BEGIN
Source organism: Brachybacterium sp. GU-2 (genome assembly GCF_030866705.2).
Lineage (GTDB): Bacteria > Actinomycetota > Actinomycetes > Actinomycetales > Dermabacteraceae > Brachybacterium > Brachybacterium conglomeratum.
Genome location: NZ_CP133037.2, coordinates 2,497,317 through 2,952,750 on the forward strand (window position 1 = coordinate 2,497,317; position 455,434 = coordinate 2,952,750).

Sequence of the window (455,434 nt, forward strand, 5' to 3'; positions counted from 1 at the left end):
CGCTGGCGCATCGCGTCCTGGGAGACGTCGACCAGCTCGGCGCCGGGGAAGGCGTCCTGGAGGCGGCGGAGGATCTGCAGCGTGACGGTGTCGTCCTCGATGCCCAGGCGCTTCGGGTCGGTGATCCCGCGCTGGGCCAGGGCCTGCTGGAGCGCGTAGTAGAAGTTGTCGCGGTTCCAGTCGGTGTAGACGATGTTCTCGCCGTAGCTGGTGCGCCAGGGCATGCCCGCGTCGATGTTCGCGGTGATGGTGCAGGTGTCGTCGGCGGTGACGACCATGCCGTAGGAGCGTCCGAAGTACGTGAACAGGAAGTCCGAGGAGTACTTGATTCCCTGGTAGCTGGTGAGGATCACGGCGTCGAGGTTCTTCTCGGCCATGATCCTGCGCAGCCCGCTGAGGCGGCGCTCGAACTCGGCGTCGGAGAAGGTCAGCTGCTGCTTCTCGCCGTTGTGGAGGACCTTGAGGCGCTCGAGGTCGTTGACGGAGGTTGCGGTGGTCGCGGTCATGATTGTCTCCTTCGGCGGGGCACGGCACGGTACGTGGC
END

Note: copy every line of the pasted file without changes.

Source organism: Brachybacterium sp. GU-2 (genome assembly GCF_030866705.2).
Lineage (GTDB): Bacteria > Actinomycetota > Actinomycetes > Actinomycetales > Dermabacteraceae > Brachybacterium > Brachybacterium conglomeratum.
Genome location: NZ_CP133037.2, coordinates 2,497,317 through 2,952,750 on the forward strand (window position 1 = coordinate 2,497,317; position 455,434 = coordinate 2,952,750).

Sequence of the window (455,434 nt, forward strand, 5' to 3'; positions counted from 1 at the left end):
CGCTGGCGCATCGCGTCCTGGGAGACGTCGACCAGCTCGGCGCCGGGGAAGGCGTCCTGGAGGCGGCGGAGGATCTGCAGCGTGACGGTGTCGTCCTCGATGCCCAGGCGCTTCGGGTCGGTGATCCCGCGCTGGGCCAGGGCCTGCTGGAGCGCGTAGTAGAAGTTGTCGCGGTTCCAGTCGGTGTAGACGATGTTCTCGCCGTAGCTGGTGCGCCAGGGCATGCCCGCGTCGATGTTCGCGGTGATGGTGCAGGTGTCGTCGGCGGTGACGACCATGCCGTAGGAGCGTCCGAAGTACGTGAACAGGAAGTCCGAGGAGTACTTGATTCCCTGGTAGCTGGTGAGGATCACGGCGTCGAGGTTCTTCTCGGCCATGATCCTGCGCAGCCCGCTGAGGCGGCGCTCGAACTCGGCGTCGGAGAAGGTCAGCTGCTGCTTCTCGCCGTTGTGGAGGACCTTGAGGCGCTCGAGGTCGTTGACGGAGGTTGCGGTGGTCGCGGTCATGATTGTCTCCTTCGGCGGGGCACGGCACGGTACGTGGC